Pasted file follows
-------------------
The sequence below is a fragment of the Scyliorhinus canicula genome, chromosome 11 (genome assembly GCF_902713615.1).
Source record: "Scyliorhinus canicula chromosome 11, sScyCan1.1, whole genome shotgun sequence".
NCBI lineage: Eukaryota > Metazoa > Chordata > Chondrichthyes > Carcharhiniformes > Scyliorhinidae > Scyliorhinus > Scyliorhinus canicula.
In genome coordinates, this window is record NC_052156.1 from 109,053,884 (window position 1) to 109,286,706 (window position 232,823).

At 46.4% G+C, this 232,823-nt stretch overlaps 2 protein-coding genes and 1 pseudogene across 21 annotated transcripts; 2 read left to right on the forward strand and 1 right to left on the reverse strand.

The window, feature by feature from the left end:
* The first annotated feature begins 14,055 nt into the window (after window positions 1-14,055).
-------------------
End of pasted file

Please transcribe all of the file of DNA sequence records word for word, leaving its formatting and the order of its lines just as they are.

The sequence below is a fragment of the Scyliorhinus canicula genome, chromosome 11 (genome assembly GCF_902713615.1).
Source record: "Scyliorhinus canicula chromosome 11, sScyCan1.1, whole genome shotgun sequence".
NCBI lineage: Eukaryota > Metazoa > Chordata > Chondrichthyes > Carcharhiniformes > Scyliorhinidae > Scyliorhinus > Scyliorhinus canicula.
In genome coordinates, this window is record NC_052156.1 from 109,053,884 (window position 1) to 109,286,706 (window position 232,823).

At 46.4% G+C, this 232,823-nt stretch overlaps 2 protein-coding genes and 1 pseudogene across 21 annotated transcripts; 2 read left to right on the forward strand and 1 right to left on the reverse strand.

The window, feature by feature from the left end:
* The first annotated feature begins 14,055 nt into the window (after window positions 1-14,055).